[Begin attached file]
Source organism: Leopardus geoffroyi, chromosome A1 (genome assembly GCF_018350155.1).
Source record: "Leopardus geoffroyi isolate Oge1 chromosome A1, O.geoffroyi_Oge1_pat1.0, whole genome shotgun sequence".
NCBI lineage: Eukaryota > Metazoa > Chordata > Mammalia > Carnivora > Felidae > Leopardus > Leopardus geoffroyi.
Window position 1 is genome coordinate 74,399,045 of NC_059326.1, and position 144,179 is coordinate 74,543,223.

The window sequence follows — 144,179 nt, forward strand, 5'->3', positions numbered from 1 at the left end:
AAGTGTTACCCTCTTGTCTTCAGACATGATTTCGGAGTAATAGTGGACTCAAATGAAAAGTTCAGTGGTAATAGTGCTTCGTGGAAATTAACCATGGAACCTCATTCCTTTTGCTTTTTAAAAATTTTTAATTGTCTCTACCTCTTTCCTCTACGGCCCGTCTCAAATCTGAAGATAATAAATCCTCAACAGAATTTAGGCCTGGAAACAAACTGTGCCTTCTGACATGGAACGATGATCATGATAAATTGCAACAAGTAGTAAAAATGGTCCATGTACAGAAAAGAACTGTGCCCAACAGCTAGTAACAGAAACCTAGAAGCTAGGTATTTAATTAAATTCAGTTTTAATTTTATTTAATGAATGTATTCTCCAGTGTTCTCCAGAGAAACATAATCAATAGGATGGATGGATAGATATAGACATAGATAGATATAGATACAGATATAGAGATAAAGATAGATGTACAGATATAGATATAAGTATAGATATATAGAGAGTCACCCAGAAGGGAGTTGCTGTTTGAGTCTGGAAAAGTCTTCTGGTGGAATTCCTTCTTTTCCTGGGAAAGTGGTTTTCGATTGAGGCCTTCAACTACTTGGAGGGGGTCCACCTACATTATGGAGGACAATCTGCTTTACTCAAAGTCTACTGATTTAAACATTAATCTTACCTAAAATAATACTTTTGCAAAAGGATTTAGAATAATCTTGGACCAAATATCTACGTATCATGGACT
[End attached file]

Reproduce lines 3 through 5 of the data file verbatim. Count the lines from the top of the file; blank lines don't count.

NCBI lineage: Eukaryota > Metazoa > Chordata > Mammalia > Carnivora > Felidae > Leopardus > Leopardus geoffroyi.
Window position 1 is genome coordinate 74,399,045 of NC_059326.1, and position 144,179 is coordinate 74,543,223.

The window sequence follows — 144,179 nt, forward strand, 5'->3', positions numbered from 1 at the left end: